While Blix remained suspicious that Iraq was hiding biological and chemical agents, ElBaradei, head of the International Atomic Energy Agency, became increasingly confident that Iraq had not resumed its development of nuclear weapons.
Impatient with the inspectors' bland appraisals, Secretary of State Colin L. Powell seized on and highlighted only the parts that offered evidence of Iraqi noncompliance. His own dramatic presentation to the Security Council contained intelligence findings that the inspectors later challenged.
As they quarreled over the facts, both sides in the council debate had their eye on the calendar. France and Russia wanted to prolong the inspections over several months, well past the optimum time for American forces to go to war.
Adding to the time pressure on the United States were fears of U.S. allies in the Persian Gulf, who had to endure domestic opposition to the presence of American troops and wanted an end to the uncertainty.
By mid-February, if not before, the Security Council had broken down into the same two camps that derailed strong pressure on Iraq during the mid- and late 1990s: the United States and Britain gearing up for military action, flatly opposed by Russia and France.
Last week, U.S. officials became convinced that France probably would not support war under any circumstances - despite what de Villepin said last November.
In the recriminations of the past few days, speculation has revived that both France and Russia were pursuing commercial interests. Both have unsigned deals to develop Iraqi oil fields, and Iraq has $8 billion in unpaid debt to Russia.
France's ambassador to the United States, Jean-David Levitte, said recently that if France were solely interested in commerce, it would join in an invasion so as to secure a foothold in a post-Hussein Iraq.
Some experts see other forces at work. "[French President Jacques] Chirac profoundly believes it's important not to turn the U.N. Security Council into a rubber stamp for the Americans," said Philip Gordon, an expert on U.S.-French relations at the Brookings Institution.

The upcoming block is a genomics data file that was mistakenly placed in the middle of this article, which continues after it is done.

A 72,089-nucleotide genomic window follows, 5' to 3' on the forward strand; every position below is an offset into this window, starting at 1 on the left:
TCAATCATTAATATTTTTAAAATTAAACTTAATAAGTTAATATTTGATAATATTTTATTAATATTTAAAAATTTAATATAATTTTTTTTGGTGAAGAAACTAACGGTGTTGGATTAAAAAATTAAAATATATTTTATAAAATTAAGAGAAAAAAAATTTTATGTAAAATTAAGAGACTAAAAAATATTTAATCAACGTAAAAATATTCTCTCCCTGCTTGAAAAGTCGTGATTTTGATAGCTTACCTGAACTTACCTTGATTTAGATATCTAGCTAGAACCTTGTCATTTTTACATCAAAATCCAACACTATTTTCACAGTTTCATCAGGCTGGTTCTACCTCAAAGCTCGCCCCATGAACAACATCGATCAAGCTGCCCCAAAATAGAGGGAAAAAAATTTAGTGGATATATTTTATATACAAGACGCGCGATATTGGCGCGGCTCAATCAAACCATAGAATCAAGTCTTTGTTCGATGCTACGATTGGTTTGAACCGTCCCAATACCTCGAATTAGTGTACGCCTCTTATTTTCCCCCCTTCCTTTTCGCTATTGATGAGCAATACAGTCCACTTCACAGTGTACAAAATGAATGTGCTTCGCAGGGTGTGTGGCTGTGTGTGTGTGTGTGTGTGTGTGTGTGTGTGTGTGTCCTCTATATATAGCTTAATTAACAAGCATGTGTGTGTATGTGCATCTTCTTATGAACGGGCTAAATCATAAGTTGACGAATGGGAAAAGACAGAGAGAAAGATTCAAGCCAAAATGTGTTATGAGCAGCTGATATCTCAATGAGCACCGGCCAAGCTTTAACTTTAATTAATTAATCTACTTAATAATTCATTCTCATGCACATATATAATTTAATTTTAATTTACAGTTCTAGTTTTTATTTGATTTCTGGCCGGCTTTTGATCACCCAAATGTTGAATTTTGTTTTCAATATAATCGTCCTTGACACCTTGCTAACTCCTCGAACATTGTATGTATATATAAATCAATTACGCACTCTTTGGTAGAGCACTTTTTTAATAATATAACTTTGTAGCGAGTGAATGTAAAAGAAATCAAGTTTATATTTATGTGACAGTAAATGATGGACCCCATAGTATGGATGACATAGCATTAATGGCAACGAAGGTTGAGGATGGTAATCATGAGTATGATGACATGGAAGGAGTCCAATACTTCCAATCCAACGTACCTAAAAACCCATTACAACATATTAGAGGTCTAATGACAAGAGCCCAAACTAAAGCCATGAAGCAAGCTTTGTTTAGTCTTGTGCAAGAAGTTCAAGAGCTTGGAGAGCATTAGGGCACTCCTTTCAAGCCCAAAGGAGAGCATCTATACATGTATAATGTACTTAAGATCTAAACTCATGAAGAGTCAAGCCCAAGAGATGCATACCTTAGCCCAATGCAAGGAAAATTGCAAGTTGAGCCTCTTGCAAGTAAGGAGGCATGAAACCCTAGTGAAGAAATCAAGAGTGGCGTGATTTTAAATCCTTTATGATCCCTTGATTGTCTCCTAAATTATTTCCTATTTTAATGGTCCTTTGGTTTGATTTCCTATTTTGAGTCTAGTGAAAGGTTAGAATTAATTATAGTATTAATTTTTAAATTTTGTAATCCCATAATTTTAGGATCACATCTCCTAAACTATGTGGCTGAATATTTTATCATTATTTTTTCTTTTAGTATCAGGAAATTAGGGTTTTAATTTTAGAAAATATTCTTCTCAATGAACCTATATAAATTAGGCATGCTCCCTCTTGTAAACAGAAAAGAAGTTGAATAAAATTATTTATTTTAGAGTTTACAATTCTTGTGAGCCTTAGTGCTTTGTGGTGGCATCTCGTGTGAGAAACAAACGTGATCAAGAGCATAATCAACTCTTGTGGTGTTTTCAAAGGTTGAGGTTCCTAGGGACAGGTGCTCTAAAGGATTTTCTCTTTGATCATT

Chirac was also bolstered by mounting anti-war protests that cast him as an international leader trying to restrain American action.
For both Russia and France, American behavior in recent months has revived anger over American "unilateralism" that marked President Bush's early relations with Europe.
"When you start discussing regime change, we feel it's the beginning of something more dangerous," Levitte told reporters. "If you start with Saddam Hussein, who's next?"
For Russian President Vladimir V. Putin, however, the overriding issue is the danger to international stability that a war might bring, some experts say.
Russia is also worried that Bush might have his sights on Iran in the future, says Toby Gati, a senior State Department intelligence official under former President Bill Clinton. In addition, "the Russians could buck the French, but can't buck France and Germany together," she said.
The Bush administration might have eased the strains with other countries in the Security Council had it asserted a stronger role in trying to solve the Israeli-Palestinian conflict, which Secretary-General Kofi Annan and many foreign leaders list as the most urgent problem in the Middle East.
Individual actions soured the atmosphere. German Chancellor Gerhard Schroeder embittered Americans by campaigning for election last year on a platform opposing war.
And comments about "old Europe" by Secretary of Defense Donald H. Rumsfeld soured the atmosphere between the United States and even close allies, prompting Spanish Prime Minister Jose Maria Aznar to complain that Europe should hear less from Rumsfeld and more from Powell.
For all the obvious reasons for a breakdown in the U.N. consensus, there is the incalculable factor of personal diplomacy - the ties built in meetings among foreign leaders.
Commentators have faulted Powell for making phone calls instead of traveling to foreign capitals to lobby for votes in the Security Council, as his predecessor James A. Baker III did before the 1991 gulf war.
Whatever the validity of such complaints, they threw Powell on the defensive yesterday. "I believe that I have used my time properly," he said, adding, "you know, the secretary of state has many responsibilities that he or she has to deal with, and one has to balance it all."